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SPORTS
May 4, 2016 | By Sam Donnellon, STAFF WRITER
LAST THURSDAY the NFL inadvertently and unintentionally made a case for paying college players. Minutes before he was expected to go within the top three or four picks in the NFL draft, Laremy Tunsil found out both his Twitter and Instagram accounts had been hacked, sharing with any potential future employer a two-year-old video of him smoking out of a gas mask bong and messages suggesting he was paid under the table while playing for Ole Miss. Tunsil tumbled to the Dolphins as the 13th pick overall - the Eagles' original draft position - costing the offensive tackle by, even modest estimates, more than $8 million in lost wages.
NEWS
March 28, 2016 | By Sandy Bauers, For The Inquirer
Exercise has long been touted as a way to alleviate depression. So shouldn't some of our ultimate exercisers - college athletes - be among society's least depressed? Perhaps not. Research now suggests that nearly a quarter of college athletes experience depressive symptoms, a rate thought to be similar to that of their nonathlete peers. The researchers, led by Drexel University's Eugene Hong, a sports-medicine physician and associate dean of primary-care and community health in the College of Medicine, recently completed one of the largest studies yet of depression symptoms in undergraduate athletes.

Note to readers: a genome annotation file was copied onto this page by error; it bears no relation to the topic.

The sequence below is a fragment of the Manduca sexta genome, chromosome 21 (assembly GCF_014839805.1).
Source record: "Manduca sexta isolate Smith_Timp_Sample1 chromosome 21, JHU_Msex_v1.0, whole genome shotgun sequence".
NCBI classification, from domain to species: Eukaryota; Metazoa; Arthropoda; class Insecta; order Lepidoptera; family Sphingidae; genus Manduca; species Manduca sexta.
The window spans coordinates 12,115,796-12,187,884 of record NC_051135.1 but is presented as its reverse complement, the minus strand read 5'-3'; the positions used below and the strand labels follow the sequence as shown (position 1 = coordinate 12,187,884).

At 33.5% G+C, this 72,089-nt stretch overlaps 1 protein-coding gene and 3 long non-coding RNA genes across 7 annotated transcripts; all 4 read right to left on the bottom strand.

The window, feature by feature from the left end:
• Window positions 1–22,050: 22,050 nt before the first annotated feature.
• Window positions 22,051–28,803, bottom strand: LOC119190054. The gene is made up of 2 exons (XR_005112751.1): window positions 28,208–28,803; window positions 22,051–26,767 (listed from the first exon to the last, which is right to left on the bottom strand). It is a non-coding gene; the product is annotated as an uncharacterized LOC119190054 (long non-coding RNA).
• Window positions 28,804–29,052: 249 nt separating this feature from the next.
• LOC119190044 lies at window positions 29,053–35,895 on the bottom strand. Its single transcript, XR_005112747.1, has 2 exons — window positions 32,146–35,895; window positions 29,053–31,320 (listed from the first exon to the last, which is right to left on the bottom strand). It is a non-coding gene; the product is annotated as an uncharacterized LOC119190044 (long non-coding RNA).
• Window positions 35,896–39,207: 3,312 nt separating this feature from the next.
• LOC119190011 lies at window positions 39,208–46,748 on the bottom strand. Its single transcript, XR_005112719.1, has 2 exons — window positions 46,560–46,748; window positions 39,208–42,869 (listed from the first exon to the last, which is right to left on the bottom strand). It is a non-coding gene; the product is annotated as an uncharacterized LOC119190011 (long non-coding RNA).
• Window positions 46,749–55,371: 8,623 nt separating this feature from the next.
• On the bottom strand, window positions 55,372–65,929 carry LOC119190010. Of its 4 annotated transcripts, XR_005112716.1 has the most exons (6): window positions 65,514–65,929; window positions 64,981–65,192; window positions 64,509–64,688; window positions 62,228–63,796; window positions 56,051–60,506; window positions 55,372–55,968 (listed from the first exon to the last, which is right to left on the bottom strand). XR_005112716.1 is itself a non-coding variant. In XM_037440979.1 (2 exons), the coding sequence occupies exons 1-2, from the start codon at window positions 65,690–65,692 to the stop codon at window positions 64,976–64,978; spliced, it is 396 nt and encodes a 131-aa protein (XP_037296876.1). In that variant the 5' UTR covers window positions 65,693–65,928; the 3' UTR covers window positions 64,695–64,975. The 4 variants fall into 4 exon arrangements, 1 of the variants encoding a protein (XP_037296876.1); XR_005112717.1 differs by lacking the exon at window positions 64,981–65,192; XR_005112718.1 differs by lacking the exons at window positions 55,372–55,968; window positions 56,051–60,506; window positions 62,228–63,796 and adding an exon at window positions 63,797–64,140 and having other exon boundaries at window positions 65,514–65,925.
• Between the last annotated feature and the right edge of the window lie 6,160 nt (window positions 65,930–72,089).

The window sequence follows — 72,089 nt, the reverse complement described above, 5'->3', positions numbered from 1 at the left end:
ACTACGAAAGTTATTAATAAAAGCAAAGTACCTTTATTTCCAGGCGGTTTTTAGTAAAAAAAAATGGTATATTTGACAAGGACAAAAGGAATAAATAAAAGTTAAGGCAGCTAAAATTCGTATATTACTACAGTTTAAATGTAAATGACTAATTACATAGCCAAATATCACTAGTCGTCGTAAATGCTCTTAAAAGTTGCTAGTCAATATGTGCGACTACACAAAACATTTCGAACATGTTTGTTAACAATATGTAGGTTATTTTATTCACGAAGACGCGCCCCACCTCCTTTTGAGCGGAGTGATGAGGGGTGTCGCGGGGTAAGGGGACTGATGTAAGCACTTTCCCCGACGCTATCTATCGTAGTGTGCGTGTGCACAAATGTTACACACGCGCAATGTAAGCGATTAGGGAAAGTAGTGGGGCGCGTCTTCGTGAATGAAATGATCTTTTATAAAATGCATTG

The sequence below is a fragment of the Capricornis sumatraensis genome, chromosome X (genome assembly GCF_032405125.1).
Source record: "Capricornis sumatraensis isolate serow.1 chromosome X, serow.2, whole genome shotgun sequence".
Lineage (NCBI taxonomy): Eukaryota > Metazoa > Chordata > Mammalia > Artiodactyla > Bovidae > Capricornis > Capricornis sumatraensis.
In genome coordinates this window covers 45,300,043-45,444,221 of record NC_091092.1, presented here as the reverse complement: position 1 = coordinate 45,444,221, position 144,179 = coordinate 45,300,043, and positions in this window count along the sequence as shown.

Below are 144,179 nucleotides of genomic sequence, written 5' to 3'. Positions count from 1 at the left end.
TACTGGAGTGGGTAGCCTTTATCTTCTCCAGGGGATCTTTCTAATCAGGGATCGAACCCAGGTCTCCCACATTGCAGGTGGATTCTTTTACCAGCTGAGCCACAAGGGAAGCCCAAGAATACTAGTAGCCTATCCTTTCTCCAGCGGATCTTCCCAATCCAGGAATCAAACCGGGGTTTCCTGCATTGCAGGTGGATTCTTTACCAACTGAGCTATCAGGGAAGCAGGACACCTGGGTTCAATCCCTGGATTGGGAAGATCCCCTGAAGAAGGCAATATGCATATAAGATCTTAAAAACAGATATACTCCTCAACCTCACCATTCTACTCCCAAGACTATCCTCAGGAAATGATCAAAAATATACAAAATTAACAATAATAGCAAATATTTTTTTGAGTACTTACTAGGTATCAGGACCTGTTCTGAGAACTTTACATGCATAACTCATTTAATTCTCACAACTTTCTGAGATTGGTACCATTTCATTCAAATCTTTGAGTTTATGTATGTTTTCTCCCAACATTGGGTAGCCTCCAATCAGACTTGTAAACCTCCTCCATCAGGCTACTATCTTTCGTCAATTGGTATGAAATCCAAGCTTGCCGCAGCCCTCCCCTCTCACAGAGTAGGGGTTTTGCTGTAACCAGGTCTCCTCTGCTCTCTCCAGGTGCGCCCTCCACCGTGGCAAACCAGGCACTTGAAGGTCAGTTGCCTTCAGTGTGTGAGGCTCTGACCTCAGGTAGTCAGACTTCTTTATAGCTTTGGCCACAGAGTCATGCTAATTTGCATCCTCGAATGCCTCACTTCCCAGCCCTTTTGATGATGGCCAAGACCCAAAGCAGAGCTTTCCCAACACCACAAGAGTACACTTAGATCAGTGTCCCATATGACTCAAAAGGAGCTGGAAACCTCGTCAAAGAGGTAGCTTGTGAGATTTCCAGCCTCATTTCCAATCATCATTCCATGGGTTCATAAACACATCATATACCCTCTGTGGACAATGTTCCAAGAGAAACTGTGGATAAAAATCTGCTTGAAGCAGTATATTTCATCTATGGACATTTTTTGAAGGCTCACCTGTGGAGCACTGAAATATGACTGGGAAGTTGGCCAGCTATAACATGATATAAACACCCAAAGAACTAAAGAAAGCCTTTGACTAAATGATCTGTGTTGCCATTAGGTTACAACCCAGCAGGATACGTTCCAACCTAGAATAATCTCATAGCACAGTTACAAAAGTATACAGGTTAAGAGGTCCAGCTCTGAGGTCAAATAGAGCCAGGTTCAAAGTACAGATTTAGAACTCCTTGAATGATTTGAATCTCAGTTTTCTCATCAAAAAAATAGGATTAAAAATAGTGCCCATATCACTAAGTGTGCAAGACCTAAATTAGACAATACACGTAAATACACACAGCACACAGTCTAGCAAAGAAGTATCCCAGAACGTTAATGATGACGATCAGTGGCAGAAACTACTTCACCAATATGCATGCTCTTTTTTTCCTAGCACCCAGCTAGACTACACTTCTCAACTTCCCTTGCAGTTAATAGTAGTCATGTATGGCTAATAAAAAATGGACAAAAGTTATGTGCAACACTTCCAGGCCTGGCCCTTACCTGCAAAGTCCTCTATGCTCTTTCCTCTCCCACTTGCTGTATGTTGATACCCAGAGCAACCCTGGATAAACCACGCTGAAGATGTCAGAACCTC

NEWS
February 13, 2016
ISSUE | COLLEGE SPORTS Title IX unfair to men Title IX, a federal law prohibiting sex discrimination in education, harms college sports in many ways ("Bending the rules of Title IX," Feb. 2). For example, many men's varsity teams suffer from a strict roster cap, while women's teams typically are unlimited. Gender-quota advocates complain about the supposed injustice of expanding the number of women allowed on a team. This pales compared with the thousands of men being told to clean out their lockers because of their sex - something that Title IX was supposed to prevent but was changed by special interests to guarantee.
SPORTS
June 19, 2015 | By Dick Jerardi, Daily News Sports Columnist
IF YOU have been around college sports as long as I have, you meet every imaginable kind of person - some with agendas, others who are in it just for themselves, overmatched incompetents. You also get to know people like Vince Nicastro, who is everything good about college athletics - honest, fair-minded, reasonable and terrific at his job. When it was announced yesterday that Nicastro, the Villanova athletics director for 15 years, will be leaving his job sometime soon to become the associate director of the Jeffrey S. Moorad Center for the Study of Sports Law at the Villanova School of Law, I felt good for Vince and his family because that is what they want.
SPORTS
June 12, 2014 | By Sam Donnellon, Daily News Staff Writer